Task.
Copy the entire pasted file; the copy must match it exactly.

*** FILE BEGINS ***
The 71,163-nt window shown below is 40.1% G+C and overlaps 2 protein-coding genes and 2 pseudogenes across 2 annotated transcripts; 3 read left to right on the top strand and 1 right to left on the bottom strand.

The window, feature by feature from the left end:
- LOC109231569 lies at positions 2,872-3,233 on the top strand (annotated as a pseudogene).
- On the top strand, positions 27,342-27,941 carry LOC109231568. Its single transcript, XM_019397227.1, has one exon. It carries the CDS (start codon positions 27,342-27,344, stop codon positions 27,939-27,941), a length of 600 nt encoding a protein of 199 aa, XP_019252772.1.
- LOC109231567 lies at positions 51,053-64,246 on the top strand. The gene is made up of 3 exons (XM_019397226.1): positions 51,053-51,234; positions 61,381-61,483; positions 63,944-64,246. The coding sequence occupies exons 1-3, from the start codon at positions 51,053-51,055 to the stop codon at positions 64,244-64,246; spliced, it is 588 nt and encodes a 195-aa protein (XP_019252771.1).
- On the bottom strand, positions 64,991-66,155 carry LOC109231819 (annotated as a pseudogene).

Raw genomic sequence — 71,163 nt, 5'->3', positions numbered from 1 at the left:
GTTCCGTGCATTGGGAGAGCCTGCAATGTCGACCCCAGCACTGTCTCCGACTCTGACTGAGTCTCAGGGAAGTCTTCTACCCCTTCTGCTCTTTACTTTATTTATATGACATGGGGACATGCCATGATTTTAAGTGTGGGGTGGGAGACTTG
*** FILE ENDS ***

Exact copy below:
The 71,163-nt window shown below is 40.1% G+C and overlaps 2 protein-coding genes and 2 pseudogenes across 2 annotated transcripts; 3 read left to right on the top strand and 1 right to left on the bottom strand.

The window, feature by feature from the left end:
- LOC109231569 lies at positions 2,872-3,233 on the top strand (annotated as a pseudogene).
- On the top strand, positions 27,342-27,941 carry LOC109231568. Its single transcript, XM_019397227.1, has one exon. It carries the CDS (start codon positions 27,342-27,344, stop codon positions 27,939-27,941), a length of 600 nt encoding a protein of 199 aa, XP_019252772.1.
- LOC109231567 lies at positions 51,053-64,246 on the top strand. The gene is made up of 3 exons (XM_019397226.1): positions 51,053-51,234; positions 61,381-61,483; positions 63,944-64,246. The coding sequence occupies exons 1-3, from the start codon at positions 51,053-51,055 to the stop codon at positions 64,244-64,246; spliced, it is 588 nt and encodes a 195-aa protein (XP_019252771.1).
- On the bottom strand, positions 64,991-66,155 carry LOC109231819 (annotated as a pseudogene).

Raw genomic sequence — 71,163 nt, 5'->3', positions numbered from 1 at the left:
GTTCCGTGCATTGGGAGAGCCTGCAATGTCGACCCCAGCACTGTCTCCGACTCTGACTGAGTCTCAGGGAAGTCTTCTACCCCTTCTGCTCTTTACTTTATTTATATGACATGGGGACATGCCATGATTTTAAGTGTGGGGTGGGAGACTTG